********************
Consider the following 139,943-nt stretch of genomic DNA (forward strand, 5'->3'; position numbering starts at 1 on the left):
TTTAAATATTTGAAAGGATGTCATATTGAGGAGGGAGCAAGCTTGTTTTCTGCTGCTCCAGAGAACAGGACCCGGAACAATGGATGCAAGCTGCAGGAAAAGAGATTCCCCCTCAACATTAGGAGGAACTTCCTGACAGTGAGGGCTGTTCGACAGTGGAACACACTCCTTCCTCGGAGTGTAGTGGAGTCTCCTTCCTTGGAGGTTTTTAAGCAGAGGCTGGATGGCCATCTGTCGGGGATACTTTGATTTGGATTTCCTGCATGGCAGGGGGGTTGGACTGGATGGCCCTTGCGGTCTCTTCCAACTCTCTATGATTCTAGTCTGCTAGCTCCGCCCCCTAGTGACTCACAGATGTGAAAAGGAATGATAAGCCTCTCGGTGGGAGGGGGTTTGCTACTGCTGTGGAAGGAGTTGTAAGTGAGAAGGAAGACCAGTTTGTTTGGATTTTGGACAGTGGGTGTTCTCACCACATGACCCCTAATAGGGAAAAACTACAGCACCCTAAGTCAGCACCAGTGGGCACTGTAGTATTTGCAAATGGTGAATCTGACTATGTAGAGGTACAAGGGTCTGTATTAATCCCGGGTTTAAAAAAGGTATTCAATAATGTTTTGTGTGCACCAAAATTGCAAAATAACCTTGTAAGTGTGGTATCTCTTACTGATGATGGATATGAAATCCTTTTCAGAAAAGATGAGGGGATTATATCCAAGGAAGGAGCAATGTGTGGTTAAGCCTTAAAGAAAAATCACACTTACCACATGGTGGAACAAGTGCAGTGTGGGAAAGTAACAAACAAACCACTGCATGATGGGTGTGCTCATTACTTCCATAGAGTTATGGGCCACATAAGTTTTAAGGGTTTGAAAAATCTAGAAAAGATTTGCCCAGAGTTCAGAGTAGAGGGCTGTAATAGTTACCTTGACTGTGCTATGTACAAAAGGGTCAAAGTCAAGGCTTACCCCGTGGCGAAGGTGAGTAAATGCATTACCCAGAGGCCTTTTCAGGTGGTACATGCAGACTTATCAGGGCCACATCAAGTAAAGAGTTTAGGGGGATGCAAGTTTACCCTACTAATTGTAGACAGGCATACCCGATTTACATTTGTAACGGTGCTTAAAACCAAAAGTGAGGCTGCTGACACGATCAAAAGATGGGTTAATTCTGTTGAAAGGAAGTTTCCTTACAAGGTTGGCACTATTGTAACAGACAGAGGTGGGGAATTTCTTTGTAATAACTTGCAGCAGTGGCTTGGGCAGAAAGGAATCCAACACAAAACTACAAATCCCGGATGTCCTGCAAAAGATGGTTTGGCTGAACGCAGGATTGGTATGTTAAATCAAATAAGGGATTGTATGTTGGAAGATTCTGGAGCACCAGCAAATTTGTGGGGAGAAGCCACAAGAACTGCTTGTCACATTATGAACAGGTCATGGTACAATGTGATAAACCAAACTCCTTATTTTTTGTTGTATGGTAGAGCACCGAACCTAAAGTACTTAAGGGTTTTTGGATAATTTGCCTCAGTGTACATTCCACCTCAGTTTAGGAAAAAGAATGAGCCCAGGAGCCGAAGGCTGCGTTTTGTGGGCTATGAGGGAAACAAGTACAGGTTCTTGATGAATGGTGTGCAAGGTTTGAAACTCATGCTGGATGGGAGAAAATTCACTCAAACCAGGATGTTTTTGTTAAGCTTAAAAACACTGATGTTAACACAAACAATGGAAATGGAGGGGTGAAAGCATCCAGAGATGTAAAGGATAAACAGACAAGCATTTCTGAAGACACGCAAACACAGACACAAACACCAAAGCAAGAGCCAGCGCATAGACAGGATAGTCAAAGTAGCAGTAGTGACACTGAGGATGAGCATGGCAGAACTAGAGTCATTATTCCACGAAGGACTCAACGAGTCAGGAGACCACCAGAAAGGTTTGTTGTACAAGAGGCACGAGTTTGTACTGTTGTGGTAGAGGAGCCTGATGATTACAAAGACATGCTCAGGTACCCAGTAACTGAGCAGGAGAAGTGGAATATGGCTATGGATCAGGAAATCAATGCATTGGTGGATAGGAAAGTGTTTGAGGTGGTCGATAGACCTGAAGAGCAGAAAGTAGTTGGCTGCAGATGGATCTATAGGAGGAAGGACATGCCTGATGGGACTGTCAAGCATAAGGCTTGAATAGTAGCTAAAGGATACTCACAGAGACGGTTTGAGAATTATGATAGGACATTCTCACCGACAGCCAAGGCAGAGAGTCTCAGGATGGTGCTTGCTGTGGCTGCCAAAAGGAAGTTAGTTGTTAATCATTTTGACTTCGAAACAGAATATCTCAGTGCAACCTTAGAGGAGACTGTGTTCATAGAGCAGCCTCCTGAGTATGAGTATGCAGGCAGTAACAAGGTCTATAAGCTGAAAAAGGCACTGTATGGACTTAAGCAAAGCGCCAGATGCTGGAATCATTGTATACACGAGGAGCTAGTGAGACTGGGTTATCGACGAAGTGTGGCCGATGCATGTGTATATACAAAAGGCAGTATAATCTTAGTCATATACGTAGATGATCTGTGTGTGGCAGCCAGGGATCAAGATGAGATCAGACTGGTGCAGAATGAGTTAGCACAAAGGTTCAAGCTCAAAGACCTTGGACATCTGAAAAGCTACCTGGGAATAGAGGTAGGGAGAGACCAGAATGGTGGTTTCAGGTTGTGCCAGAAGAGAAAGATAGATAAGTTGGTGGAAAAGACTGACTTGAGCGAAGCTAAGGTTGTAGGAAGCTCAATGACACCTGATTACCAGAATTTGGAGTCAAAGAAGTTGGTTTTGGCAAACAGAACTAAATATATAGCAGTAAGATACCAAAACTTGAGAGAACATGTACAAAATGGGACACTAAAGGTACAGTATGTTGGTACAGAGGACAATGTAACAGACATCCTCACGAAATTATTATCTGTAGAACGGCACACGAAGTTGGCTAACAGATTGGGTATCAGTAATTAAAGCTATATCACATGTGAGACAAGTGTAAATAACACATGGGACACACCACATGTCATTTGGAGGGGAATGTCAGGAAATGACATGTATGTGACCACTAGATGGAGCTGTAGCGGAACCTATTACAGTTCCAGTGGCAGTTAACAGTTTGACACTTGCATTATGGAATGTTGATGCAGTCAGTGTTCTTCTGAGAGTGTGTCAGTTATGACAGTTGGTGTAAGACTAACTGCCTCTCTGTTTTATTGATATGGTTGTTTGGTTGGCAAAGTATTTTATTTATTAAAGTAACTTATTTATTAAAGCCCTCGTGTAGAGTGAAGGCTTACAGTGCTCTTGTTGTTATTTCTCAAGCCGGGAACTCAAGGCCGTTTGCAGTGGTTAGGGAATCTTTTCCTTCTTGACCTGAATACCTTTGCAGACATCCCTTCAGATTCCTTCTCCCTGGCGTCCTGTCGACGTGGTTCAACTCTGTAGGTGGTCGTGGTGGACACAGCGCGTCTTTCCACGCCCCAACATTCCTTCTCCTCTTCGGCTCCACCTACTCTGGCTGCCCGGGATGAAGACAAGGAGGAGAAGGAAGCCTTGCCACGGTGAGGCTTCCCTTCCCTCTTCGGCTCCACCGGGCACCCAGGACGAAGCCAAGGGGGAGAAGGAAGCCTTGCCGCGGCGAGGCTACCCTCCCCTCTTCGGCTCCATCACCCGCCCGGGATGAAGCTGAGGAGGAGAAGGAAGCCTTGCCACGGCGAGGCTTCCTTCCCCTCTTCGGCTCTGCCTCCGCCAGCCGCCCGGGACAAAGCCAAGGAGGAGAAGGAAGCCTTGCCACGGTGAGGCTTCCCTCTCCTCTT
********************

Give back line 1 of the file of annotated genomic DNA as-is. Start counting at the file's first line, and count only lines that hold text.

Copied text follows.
Consider the following 139,943-nt stretch of genomic DNA (forward strand, 5'->3'; position numbering starts at 1 on the left):